The authors' findings would be more convincing if perhaps 100 people were included in the research instead of only nine. And it's impossible to say if the same blood sugar effects would be achievable if exercise snacks were done after eating, or several hours beforehand. But while these gaps in knowledge are unavoidable without further research, a notable strength of the study is its use of participants as their own control subjects. Running three separate experiments on the same patients at different times matched the groups — and added credibility to the findings — in a way not otherwise possible. 

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As physician spokesperson for Blood Sugar Basics, a program to provide actionable information for people living with diabetes about blood sugar, I often refer to diabetes management as a four-legged stool. Proper care depends on lifestyle modifications, disease awareness, monitoring blood sugar levels, and when medication is necessary, working with your health care team to individualize your treatment. 

With that in mind, here are some tips to help manage blood sugar levels:

  • Keep your weight down by avoiding processed foods — which includes most found in boxes — and sticking with fresh ingredients. Cut back on refined grains such as pasta and white rice along with sugar-laden sodas and fruit juices.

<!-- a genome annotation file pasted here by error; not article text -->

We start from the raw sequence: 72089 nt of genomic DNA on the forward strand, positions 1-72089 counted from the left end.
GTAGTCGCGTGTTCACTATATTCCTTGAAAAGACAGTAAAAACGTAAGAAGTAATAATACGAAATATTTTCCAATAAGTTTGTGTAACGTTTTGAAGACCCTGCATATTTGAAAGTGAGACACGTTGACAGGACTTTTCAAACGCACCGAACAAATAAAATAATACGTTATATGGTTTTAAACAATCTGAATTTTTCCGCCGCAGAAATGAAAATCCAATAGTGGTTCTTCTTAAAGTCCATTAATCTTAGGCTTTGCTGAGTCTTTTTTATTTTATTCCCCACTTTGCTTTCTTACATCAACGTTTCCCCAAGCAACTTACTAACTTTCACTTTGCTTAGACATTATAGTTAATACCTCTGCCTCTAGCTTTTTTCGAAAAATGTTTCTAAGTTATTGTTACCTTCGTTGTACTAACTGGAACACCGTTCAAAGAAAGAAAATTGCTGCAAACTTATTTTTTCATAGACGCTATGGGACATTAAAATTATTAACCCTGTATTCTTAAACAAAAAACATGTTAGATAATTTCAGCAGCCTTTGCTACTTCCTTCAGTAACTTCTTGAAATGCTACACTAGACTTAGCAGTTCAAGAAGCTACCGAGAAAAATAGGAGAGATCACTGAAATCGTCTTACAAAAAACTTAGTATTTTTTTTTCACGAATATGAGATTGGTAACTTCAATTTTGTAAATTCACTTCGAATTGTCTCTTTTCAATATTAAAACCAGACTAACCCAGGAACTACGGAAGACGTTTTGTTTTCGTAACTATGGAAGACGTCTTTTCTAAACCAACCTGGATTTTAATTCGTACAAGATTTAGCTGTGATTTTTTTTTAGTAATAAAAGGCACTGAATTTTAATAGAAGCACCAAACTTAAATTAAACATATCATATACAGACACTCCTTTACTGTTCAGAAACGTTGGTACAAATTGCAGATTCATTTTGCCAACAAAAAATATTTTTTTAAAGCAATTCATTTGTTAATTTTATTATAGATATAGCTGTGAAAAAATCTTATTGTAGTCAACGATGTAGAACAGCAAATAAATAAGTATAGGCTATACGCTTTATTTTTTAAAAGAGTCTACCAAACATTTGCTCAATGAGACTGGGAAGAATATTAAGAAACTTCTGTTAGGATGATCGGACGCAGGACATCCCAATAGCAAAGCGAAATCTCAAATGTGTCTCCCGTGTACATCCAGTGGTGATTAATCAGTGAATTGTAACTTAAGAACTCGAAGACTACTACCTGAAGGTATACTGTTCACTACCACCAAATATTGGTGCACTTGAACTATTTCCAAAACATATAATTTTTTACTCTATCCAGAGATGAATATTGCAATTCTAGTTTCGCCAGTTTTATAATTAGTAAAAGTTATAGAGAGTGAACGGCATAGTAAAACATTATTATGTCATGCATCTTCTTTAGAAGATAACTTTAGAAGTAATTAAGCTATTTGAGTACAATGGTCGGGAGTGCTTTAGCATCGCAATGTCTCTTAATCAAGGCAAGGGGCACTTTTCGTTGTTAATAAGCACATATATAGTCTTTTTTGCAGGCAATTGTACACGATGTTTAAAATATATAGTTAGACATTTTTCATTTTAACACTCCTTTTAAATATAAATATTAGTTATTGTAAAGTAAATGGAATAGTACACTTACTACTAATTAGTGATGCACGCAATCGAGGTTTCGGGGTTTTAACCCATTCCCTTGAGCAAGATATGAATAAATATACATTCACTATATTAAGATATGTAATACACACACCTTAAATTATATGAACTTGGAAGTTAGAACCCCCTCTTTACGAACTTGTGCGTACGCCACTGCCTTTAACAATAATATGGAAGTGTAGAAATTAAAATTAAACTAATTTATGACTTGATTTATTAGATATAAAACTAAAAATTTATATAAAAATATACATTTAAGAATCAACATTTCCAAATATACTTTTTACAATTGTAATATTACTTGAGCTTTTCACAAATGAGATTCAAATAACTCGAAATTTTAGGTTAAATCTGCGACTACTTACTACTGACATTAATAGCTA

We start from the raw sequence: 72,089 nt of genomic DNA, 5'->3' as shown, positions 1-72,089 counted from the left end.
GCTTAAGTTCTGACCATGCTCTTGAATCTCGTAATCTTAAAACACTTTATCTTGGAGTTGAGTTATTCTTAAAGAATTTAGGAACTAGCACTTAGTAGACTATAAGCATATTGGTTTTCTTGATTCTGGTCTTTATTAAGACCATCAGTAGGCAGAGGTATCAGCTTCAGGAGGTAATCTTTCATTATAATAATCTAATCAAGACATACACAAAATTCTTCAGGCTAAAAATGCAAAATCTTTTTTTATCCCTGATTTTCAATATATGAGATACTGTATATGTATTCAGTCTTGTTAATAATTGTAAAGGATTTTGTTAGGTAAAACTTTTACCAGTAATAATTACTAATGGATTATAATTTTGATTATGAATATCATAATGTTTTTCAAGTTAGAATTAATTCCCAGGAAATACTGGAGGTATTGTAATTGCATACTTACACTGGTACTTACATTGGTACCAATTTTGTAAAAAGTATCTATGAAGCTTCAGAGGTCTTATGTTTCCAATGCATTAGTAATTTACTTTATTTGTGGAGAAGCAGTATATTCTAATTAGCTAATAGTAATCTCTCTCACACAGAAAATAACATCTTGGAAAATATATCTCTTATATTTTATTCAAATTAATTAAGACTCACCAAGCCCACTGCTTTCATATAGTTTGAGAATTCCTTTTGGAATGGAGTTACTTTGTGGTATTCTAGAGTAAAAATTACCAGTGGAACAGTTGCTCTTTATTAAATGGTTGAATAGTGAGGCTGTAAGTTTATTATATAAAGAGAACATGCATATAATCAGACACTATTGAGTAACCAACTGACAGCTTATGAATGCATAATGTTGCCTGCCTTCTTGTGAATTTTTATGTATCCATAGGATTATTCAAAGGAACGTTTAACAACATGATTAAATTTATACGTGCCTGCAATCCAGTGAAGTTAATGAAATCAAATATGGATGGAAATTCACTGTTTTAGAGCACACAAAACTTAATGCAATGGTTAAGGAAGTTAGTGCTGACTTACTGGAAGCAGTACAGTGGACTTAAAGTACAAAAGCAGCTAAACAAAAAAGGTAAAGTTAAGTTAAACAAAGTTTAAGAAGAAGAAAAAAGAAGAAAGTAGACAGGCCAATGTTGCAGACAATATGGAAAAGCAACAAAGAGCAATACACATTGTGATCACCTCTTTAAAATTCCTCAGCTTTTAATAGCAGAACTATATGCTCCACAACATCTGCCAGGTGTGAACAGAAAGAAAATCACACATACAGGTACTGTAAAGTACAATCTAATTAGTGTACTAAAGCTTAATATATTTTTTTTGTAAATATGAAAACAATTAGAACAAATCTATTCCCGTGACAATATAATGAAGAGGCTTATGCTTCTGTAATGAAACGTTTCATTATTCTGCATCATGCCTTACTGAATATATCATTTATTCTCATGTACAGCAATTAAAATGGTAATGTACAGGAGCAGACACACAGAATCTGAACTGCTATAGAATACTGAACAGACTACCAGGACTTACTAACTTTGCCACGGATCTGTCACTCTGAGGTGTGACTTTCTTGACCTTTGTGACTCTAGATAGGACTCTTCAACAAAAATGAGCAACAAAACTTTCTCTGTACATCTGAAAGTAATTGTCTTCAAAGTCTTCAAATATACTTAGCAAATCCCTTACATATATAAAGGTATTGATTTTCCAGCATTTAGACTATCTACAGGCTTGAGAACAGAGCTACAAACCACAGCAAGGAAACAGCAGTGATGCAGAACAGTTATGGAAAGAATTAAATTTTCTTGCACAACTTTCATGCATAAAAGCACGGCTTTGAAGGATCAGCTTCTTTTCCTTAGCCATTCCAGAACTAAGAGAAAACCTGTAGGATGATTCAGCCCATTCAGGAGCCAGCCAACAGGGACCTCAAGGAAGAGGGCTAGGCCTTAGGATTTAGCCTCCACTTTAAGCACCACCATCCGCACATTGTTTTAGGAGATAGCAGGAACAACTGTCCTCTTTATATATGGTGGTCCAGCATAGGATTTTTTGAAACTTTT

• Balance meals with a mix of complex carbohydrates such as whole grains, low-fat proteins like fish and chicken, and fruits and vegetables.
  • Take advantage of even small opportunities to move your body. Walk for 15 minutes during your lunch break, take stairs instead of elevators and park your car a little farther than necessary from your destination. Housework and gardening also count.
  • Know your blood sugar levels. Annual checkups should include blood glucose tests, and those with pre-diabetes or diabetes should undergo the gold standard of glucose tests, known as the A1C. This measures a person's average blood sugar level over the prior two to three months and provides the best chance of avoiding serious diabetes complications in the heart, blood vessels, kidneys, feet and eyes. 
  • Work with your doctor to develop a personal treatment plan that is right for you. Keep in mind that diabetes is a progressive disease and sometimes changes in medication may be needed.

This new research shouldn't be the last word on what type of exercise works best at blood sugar control, but it may prompt clinicians to re-examine how we counsel our patients. Any exercise is better than none, and apparently even one-minute bursts can make a meaningful difference for some people. Snacking before meals has never before seemed like such a sensible idea. 

Follow all of the Expert Voices issues and debates — and become part of the discussion — on Facebook, Twitter and Google +. The views expressed are those of the author and do not necessarily reflect the views of the publisher. This version of the article was originally published on Live Science.

University of California